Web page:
‘Plenty of spice’ on the menu for Jack O’Connor’s Kildare return

Jack O’Connor brings his native county to St Conleth’s Park less than five months after stepping away from the Lilywhites and taking over Kerry a month later.
‘Plenty of spice’ on the menu for Jack O’Connor’s Kildare return

Kerry manager Jack O'Connor left the Kildare post before returning for another sting with his native county. Picture: Brendan Moran/Sportsfile

Former Kerry and Kildare footballer Karl O’Dwyer anticipates “plenty of spice” as Jack O’Connor makes a quick return to Newbridge on Sunday.

O’Connor brings his native county to St Conleth’s Park less than five months after stepping away from the Lilywhites and taking over Kerry a month later.

A Kildare selector with Cian O’Neill the year before O’Connor took over Kildare, O’Dwyer senses there will be supporters who will let their former manager know how they feel about his decision last year.

“Look, there’ll be a good atmosphere. It’ll be a bit different to your run-of-the-mill league game, the fact he was here last year. He got them to Division 1 and that’s where you need to be, but I suppose it was the manner of his leaving a lot of people were disappointed with, the way he went about it. Sure look, you did what you did and that was it. No doubt there will be plenty of spice there on Sunday.”

Citing his sons moving back from Kildare to Kerry and his management team breaking up, O’Dwyer fully appreciates why O’Connor resigned as Kildare boss. But he also understands the possibility of returning to the Kingdom was an attraction to his fellow South Kerry man, as O’Connor expressed in the Irish Examiner football podcast interview last August.

“The Kerry job was coming up and anyone would want to do the Kerry job. The sons leaving and so on, you can understand why he did it. In hindsight, he probably regretted doing that interview and answering the Kerry question as he did. Kildare people were a little bit peeved, the fact he was in a job and more or less saying he was interested in another job.”

O’Dwyer commends O’Connor for what he accomplished in his two years with Kildare.

“He got everyone playing. The year I was involved with Cian O’Neill, he was quite unfortunate not to have the likes of Daniel Flynn and Paul Cribbin. All those lads came back the last two years and there is talent there. They’re well capable of playing and staying in Division 1 and Jack got them organised.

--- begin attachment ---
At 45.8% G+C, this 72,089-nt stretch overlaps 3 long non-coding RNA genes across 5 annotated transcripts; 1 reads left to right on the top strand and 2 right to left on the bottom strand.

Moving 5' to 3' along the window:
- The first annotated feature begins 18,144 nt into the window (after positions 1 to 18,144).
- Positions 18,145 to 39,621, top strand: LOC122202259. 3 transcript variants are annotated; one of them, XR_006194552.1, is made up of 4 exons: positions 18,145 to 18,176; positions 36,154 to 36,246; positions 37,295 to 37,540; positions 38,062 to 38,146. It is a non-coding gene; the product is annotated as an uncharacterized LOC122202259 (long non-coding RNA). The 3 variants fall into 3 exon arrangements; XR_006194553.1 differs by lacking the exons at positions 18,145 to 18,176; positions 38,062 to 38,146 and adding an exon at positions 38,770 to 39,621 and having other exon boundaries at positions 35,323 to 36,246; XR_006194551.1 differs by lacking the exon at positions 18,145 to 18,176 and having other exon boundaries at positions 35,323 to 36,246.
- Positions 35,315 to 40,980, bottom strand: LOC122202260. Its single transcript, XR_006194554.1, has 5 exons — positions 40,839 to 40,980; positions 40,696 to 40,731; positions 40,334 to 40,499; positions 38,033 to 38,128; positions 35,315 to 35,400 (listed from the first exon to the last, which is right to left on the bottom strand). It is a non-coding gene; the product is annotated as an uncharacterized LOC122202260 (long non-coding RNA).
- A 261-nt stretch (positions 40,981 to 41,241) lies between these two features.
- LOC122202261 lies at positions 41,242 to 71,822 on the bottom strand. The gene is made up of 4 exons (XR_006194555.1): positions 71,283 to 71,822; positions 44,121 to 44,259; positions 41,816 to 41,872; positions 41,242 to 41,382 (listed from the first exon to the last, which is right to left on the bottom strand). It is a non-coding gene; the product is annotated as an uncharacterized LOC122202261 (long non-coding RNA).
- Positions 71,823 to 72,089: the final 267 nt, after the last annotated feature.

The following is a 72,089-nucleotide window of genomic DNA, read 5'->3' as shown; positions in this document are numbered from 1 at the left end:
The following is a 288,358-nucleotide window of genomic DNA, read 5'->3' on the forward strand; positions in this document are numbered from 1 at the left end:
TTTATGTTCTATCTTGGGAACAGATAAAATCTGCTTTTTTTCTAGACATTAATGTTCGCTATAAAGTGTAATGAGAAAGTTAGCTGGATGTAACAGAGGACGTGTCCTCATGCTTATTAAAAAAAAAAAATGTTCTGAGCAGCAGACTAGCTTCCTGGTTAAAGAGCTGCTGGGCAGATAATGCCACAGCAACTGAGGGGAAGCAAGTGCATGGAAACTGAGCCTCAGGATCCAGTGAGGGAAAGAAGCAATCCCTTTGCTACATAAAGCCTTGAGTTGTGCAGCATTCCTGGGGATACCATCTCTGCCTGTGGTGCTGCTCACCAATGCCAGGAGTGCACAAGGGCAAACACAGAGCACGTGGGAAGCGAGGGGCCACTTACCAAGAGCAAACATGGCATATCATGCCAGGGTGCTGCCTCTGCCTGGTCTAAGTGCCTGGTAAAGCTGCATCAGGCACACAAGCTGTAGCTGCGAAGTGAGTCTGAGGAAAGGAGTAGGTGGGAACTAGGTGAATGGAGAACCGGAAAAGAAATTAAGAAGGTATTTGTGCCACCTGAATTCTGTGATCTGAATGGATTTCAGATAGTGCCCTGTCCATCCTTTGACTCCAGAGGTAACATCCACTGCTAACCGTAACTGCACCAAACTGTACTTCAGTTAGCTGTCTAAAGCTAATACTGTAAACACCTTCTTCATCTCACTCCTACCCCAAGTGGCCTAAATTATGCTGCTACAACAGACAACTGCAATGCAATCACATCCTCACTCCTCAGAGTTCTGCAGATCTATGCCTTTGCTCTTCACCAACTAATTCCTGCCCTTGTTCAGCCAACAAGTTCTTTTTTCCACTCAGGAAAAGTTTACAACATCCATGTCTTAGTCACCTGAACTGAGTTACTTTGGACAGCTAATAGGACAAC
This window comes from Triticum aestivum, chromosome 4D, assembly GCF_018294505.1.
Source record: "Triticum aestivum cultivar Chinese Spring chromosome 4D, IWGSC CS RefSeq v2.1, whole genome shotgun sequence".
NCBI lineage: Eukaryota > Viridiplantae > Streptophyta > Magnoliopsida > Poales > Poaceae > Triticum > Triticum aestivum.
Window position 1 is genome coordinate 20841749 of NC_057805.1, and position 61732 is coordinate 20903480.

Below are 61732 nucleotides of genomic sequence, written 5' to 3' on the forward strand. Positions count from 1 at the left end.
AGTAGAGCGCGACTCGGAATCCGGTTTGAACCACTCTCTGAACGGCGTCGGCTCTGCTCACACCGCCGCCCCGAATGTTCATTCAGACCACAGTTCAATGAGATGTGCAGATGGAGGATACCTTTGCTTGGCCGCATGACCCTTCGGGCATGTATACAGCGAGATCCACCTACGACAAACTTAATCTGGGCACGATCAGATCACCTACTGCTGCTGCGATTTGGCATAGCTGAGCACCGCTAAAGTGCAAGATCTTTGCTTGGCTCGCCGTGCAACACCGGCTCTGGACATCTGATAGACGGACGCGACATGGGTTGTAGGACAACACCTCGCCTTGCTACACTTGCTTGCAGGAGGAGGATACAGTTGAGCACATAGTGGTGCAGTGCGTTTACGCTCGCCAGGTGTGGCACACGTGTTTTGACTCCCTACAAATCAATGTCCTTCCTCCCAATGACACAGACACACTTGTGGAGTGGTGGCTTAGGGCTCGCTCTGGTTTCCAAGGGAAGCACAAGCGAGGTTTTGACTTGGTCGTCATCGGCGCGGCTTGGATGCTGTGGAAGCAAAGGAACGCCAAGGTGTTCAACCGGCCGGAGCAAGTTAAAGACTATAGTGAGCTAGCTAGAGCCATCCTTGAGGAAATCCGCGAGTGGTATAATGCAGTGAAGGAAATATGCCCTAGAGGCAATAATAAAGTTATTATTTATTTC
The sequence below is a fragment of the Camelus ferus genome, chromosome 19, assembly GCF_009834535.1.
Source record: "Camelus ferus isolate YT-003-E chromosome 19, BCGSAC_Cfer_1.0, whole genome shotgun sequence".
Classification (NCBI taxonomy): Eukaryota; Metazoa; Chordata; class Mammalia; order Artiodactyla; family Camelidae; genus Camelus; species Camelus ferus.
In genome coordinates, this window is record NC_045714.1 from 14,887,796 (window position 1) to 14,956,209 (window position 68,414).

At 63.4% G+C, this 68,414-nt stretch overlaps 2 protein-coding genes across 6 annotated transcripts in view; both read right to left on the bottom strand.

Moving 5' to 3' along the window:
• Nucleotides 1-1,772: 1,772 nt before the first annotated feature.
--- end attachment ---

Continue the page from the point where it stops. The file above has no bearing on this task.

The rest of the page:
Karl O’Dwyer: 6,000 or 7,000 cheering on Kildare could give Kerry a right rattle. Picture: Piaras Ó Mídheach/Sportsfile
Karl O’Dwyer: 6,000 or 7,000 cheering on Kildare could give Kerry a right rattle. Picture: Piaras Ó Mídheach/Sportsfile

“Against Dublin (in the Leinster final) last year, I thought they could have been a bit more ambitious because Dublin weren’t as good as they have been. A lot of Kildare people thought they should have gone for it a bit more rather than being conservative but it was an achievement in getting them back to Division 1.”

In that August interview, O’Connor spoke about the need to tighten Kerry’s defence and O’Dwyer fully agrees with the sentiment. “That has been it for the last few years. The forwards will get the scores, whereas at the other end you’d want lads with more aggression nailing down positions. There are a lot of good footballers in the defence but you need that bit of bite.

“Tyrone had that with a few lads as do Dublin and Kerry need a bit of it in the back six. Hopefully, they’ll win the All-Ireland this year but they need to be reducing the scores they’re giving away. They definitely should be winning an All-Ireland with the group of players they have.”

Ryan’s recruitment of Paul Galvin, who had been approached by Peter Keane about assisting Kerry last year, is a move he endorses.

“You’ve another set of eyes and he was a winner himself. Kildare need someone like Paul Galvin on the field and who better to ask than the man himself about being more aggressive and putting yourself about. He’s a bit like Glenn in that he would go through a brick wall to win.”

O’Dwyer knows from his experience as Ryan’s team-mate that he will inspire but he is concerned this game comes too early for a lot of the first-team players. “He’s probably been a bit unlucky in the sense he hasn’t been able to play more of the experienced lads in the couple of O’Byrne Cup games and what I would be worried about is they might be a bit undercooked going into these games. Whereas, look at the strong teams Kerry have been putting out and they’re really up for it.

“Saying that, 6,000 or 7,000 inside in Newbridge cheering on Kildare could help them give it a right rattle, but he probably doesn’t have enough done with them at this point to really try and compete.”

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